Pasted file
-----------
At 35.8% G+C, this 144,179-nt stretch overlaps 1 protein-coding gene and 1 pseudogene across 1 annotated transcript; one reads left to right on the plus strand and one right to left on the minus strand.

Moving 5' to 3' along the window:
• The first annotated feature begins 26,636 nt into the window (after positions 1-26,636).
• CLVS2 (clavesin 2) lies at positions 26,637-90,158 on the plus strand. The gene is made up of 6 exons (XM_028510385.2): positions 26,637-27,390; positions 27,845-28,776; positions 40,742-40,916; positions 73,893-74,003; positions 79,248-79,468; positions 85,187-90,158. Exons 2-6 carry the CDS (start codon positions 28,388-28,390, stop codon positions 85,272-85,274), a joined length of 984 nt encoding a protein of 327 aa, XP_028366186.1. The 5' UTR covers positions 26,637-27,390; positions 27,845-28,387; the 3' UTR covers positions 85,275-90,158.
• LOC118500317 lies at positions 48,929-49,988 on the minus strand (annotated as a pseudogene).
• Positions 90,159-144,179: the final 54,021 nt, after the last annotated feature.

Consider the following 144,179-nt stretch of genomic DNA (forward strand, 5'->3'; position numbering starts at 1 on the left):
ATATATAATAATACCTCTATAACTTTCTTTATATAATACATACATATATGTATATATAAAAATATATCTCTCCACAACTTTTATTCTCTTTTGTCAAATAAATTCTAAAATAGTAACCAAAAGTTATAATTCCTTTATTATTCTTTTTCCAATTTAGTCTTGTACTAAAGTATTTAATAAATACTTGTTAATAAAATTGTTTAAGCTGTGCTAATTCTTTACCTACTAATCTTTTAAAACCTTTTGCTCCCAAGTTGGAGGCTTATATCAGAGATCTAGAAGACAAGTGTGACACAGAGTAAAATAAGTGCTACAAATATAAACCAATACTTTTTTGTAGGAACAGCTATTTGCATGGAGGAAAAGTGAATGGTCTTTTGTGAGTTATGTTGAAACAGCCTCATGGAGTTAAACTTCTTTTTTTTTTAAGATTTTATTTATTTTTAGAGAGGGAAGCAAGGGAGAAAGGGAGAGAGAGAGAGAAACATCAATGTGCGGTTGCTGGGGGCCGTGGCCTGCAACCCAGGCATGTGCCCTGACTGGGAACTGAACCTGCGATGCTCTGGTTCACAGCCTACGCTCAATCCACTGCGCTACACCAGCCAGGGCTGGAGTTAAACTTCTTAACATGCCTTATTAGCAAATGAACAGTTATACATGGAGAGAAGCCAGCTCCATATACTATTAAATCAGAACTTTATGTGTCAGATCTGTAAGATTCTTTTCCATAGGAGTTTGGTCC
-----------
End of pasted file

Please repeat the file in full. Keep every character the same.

At 35.8% G+C, this 144,179-nt stretch overlaps 1 protein-coding gene and 1 pseudogene across 1 annotated transcript; one reads left to right on the plus strand and one right to left on the minus strand.

Moving 5' to 3' along the window:
• The first annotated feature begins 26,636 nt into the window (after positions 1-26,636).
• CLVS2 (clavesin 2) lies at positions 26,637-90,158 on the plus strand. The gene is made up of 6 exons (XM_028510385.2): positions 26,637-27,390; positions 27,845-28,776; positions 40,742-40,916; positions 73,893-74,003; positions 79,248-79,468; positions 85,187-90,158. Exons 2-6 carry the CDS (start codon positions 28,388-28,390, stop codon positions 85,272-85,274), a joined length of 984 nt encoding a protein of 327 aa, XP_028366186.1. The 5' UTR covers positions 26,637-27,390; positions 27,845-28,387; the 3' UTR covers positions 85,275-90,158.
• LOC118500317 lies at positions 48,929-49,988 on the minus strand (annotated as a pseudogene).
• Positions 90,159-144,179: the final 54,021 nt, after the last annotated feature.

Consider the following 144,179-nt stretch of genomic DNA (forward strand, 5'->3'; position numbering starts at 1 on the left):
ATATATAATAATACCTCTATAACTTTCTTTATATAATACATACATATATGTATATATAAAAATATATCTCTCCACAACTTTTATTCTCTTTTGTCAAATAAATTCTAAAATAGTAACCAAAAGTTATAATTCCTTTATTATTCTTTTTCCAATTTAGTCTTGTACTAAAGTATTTAATAAATACTTGTTAATAAAATTGTTTAAGCTGTGCTAATTCTTTACCTACTAATCTTTTAAAACCTTTTGCTCCCAAGTTGGAGGCTTATATCAGAGATCTAGAAGACAAGTGTGACACAGAGTAAAATAAGTGCTACAAATATAAACCAATACTTTTTTGTAGGAACAGCTATTTGCATGGAGGAAAAGTGAATGGTCTTTTGTGAGTTATGTTGAAACAGCCTCATGGAGTTAAACTTCTTTTTTTTTTAAGATTTTATTTATTTTTAGAGAGGGAAGCAAGGGAGAAAGGGAGAGAGAGAGAGAAACATCAATGTGCGGTTGCTGGGGGCCGTGGCCTGCAACCCAGGCATGTGCCCTGACTGGGAACTGAACCTGCGATGCTCTGGTTCACAGCCTACGCTCAATCCACTGCGCTACACCAGCCAGGGCTGGAGTTAAACTTCTTAACATGCCTTATTAGCAAATGAACAGTTATACATGGAGAGAAGCCAGCTCCATATACTATTAAATCAGAACTTTATGTGTCAGATCTGTAAGATTCTTTTCCATAGGAGTTTGGTCC